Dog Day Afternoon

Film

Thrillers

User ratings:

<strong>Rating: </strong><span class='lf-avgRating'>5</span>/5
Rate this
 

Time Out says

At first sight, a film with large, self-conscious ambitions where a bank siege (the film is based on a real incident that occurred in the summer of '72) seems a metaphor for Attica and other scenes of American overkill and victimisation. But it turns into something smaller and less pretentious: a richly detailed, meandering portrait of an incompetent, anxiety-ridden, homosexual bank robber (played with ferocious and self-destructive energy by Pacino) who wants money to finance a sex-change operation for his lover. The film's strength lies in its depiction of surfaces, lacking the visual or intellectual imagination to go beyond its shrewd social and psychological observations and its moments of absurdist humour.
0

Reviews

Add +

Release details

UK release:

1975

Duration:

130 mins

Users say

0
<strong>Rating: </strong><span class='lf-avgRating'>0</span>/5

Average User Rating

5 / 5

Rating Breakdown

  • 5 star:1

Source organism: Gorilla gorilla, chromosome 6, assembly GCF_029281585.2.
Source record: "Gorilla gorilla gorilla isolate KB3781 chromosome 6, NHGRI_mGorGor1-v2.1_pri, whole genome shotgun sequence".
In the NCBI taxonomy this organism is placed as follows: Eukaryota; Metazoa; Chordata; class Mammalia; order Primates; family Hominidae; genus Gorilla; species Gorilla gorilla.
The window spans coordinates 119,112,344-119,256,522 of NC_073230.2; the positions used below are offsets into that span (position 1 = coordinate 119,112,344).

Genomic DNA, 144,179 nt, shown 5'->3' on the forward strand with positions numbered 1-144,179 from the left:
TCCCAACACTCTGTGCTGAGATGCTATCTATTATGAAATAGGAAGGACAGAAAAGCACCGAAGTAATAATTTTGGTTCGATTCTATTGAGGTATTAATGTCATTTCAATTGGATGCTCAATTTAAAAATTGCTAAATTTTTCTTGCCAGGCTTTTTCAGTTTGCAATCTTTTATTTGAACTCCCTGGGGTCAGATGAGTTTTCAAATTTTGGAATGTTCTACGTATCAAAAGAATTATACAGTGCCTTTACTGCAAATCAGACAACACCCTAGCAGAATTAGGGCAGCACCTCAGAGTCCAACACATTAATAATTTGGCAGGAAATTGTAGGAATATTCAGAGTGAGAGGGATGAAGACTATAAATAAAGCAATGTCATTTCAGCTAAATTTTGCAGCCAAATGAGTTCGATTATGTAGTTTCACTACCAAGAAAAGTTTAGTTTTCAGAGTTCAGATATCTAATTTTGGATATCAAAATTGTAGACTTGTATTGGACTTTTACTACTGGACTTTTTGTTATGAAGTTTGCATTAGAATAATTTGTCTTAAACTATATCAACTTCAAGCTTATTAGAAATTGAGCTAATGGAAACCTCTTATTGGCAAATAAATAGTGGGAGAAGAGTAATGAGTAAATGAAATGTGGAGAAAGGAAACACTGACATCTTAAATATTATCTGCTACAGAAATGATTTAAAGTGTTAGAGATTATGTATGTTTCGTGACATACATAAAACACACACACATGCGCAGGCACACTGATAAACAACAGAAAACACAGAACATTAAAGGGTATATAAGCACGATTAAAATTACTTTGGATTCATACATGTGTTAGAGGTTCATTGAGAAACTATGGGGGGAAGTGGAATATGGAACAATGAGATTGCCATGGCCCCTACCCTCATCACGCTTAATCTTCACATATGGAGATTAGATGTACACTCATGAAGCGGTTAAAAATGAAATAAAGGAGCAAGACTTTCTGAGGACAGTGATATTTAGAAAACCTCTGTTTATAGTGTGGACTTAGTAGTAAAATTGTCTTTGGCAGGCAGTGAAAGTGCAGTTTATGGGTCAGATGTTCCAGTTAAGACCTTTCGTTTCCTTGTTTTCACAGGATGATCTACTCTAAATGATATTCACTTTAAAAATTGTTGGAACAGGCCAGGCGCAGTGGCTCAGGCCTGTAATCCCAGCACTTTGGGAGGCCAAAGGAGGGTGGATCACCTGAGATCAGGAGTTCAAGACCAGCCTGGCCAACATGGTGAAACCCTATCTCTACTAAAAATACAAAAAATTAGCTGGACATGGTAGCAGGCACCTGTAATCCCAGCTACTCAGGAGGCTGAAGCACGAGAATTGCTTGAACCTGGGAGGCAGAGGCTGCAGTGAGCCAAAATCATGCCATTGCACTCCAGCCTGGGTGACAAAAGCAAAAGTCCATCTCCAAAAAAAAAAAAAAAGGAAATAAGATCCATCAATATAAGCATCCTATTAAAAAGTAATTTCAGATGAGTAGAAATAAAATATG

• 4 star:0
  • 3 star:0
  • 2 star:0
  • 1 star:0
LiveReviews|2
1 person listening
Marsellus

I think the review above is a little harsh on what is a great film featuring one of the best ever performances from Al Pacino. In a time when a person's civil rights were violated because of their sexuality, this film was released and widely acclaimed by all. Dog Day Afternoon is a landmark in the history of film. It was the product of a group of artists who had something meaningul to say. It was the product of a film industry that cared more about artistic integrity than profit.

Marsellus

I think the review above is a little harsh on what is a great film featuring one of the best ever performances from Al Pacino. In a time when a person's civil rights were violated because of their sexuality, this film was released and widely acclaimed by all. Dog Day Afternoon is a landmark in the history of film. It was the product of a group of artists who had something meaningul to say. It was the product of a film industry that cared more about artistic integrity than profit.